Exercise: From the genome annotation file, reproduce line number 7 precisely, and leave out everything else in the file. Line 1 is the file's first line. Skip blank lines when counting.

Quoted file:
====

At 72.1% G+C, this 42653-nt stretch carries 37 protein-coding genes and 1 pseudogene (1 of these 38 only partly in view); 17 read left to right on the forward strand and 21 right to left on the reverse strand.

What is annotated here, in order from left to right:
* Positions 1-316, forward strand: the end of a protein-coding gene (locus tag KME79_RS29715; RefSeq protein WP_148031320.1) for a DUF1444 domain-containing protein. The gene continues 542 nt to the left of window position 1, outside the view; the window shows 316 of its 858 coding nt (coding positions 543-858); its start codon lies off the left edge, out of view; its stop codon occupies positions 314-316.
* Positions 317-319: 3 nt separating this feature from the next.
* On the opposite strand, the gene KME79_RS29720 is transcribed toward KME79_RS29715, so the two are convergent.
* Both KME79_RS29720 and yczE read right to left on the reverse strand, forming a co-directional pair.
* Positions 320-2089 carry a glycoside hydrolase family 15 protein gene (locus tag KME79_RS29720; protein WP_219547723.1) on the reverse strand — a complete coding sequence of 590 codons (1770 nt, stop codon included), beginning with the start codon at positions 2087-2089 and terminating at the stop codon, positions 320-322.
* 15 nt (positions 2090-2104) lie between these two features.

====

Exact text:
* Positions 320-2089 carry a glycoside hydrolase family 15 protein gene (locus tag KME79_RS29720; protein WP_219547723.1) on the reverse strand — a complete coding sequence of 590 codons (1770 nt, stop codon included), beginning with the start codon at positions 2087-2089 and terminating at the stop codon, positions 320-322.